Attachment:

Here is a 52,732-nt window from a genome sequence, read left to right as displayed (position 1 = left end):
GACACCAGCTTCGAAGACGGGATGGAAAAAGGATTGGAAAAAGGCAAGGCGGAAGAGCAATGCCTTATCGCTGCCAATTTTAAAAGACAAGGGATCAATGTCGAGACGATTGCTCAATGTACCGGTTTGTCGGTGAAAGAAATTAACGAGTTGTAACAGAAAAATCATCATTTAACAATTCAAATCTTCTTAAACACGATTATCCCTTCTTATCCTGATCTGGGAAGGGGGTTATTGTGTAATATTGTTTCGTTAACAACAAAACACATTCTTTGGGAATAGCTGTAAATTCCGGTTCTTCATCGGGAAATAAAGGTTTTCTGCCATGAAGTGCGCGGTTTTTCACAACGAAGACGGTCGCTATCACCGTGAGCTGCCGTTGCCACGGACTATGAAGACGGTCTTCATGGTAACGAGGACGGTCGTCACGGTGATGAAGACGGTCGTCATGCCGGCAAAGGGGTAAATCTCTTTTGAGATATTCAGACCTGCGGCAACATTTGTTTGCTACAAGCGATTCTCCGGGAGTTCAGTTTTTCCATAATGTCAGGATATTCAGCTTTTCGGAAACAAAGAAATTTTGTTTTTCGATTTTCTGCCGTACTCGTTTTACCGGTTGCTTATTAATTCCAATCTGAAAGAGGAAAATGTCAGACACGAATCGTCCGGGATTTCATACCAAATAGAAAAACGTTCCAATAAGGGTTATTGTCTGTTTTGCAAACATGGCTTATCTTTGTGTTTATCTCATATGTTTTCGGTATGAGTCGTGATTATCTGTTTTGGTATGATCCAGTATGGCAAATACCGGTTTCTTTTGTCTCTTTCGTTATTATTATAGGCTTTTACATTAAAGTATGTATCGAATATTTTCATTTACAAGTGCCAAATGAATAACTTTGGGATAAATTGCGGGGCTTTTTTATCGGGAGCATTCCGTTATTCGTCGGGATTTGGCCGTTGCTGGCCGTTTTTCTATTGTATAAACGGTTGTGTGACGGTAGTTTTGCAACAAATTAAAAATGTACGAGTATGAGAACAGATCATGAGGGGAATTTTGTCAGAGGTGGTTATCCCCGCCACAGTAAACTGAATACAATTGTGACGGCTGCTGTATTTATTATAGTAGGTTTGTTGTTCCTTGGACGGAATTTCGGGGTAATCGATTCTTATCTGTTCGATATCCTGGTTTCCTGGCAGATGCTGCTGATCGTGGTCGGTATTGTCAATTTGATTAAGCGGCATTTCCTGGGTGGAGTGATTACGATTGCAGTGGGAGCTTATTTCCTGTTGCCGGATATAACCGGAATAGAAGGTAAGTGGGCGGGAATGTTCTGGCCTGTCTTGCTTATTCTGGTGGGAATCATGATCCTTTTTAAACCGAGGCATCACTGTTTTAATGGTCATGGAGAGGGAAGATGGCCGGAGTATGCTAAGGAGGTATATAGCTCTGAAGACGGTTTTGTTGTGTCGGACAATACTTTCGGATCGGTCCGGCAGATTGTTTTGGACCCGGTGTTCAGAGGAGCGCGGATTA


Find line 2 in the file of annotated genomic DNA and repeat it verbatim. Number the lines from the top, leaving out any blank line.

GACACCAGCTTCGAAGACGGGATGGAAAAAGGATTGGAAAAAGGCAAGGCGGAAGAGCAATGCCTTATCGCTGCCAATTTTAAAAGACAAGGGATCAATGTCGAGACGATTGCTCAATGTACCGGTTTGTCGGTGAAAGAAATTAACGAGTTGTAACAGAAAAATCATCATTTAACAATTCAAATCTTCTTAAACACGATTATCCCTTCTTATCCTGATCTGGGAAGGGGGTTATTGTGTAATATTGTTTCGTTAACAACAAAACACATTCTTTGGGAATAGCTGTAAATTCCGGTTCTTCATCGGGAAATAAAGGTTTTCTGCCATGAAGTGCGCGGTTTTTCACAACGAAGACGGTCGCTATCACCGTGAGCTGCCGTTGCCACGGACTATGAAGACGGTCTTCATGGTAACGAGGACGGTCGTCACGGTGATGAAGACGGTCGTCATGCCGGCAAAGGGGTAAATCTCTTTTGAGATATTCAGACCTGCGGCAACATTTGTTTGCTACAAGCGATTCTCCGGGAGTTCAGTTTTTCCATAATGTCAGGATATTCAGCTTTTCGGAAACAAAGAAATTTTGTTTTTCGATTTTCTGCCGTACTCGTTTTACCGGTTGCTTATTAATTCCAATCTGAAAGAGGAAAATGTCAGACACGAATCGTCCGGGATTTCATACCAAATAGAAAAACGTTCCAATAAGGGTTATTGTCTGTTTTGCAAACATGGCTTATCTTTGTGTTTATCTCATATGTTTTCGGTATGAGTCGTGATTATCTGTTTTGGTATGATCCAGTATGGCAAATACCGGTTTCTTTTGTCTCTTTCGTTATTATTATAGGCTTTTACATTAAAGTATGTATCGAATATTTTCATTTACAAGTGCCAAATGAATAACTTTGGGATAAATTGCGGGGCTTTTTTATCGGGAGCATTCCGTTATTCGTCGGGATTTGGCCGTTGCTGGCCGTTTTTCTATTGTATAAACGGTTGTGTGACGGTAGTTTTGCAACAAATTAAAAATGTACGAGTATGAGAACAGATCATGAGGGGAATTTTGTCAGAGGTGGTTATCCCCGCCACAGTAAACTGAATACAATTGTGACGGCTGCTGTATTTATTATAGTAGGTTTGTTGTTCCTTGGACGGAATTTCGGGGTAATCGATTCTTATCTGTTCGATATCCTGGTTTCCTGGCAGATGCTGCTGATCGTGGTCGGTATTGTCAATTTGATTAAGCGGCATTTCCTGGGTGGAGTGATTACGATTGCAGTGGGAGCTTATTTCCTGTTGCCGGATATAACCGGAATAGAAGGTAAGTGGGCGGGAATGTTCTGGCCTGTCTTGCTTATTCTGGTGGGAATCATGATCCTTTTTAAACCGAGGCATCACTGTTTTAATGGTCATGGAGAGGGAAGATGGCCGGAGTATGCTAAGGAGGTATATAGCTCTGAAGACGGTTTTGTTGTGTCGGACAATACTTTCGGATCGGTCCGGCAGATTGTTTTGGACCCGGTGTTCAGAGGAGCGCGGATTA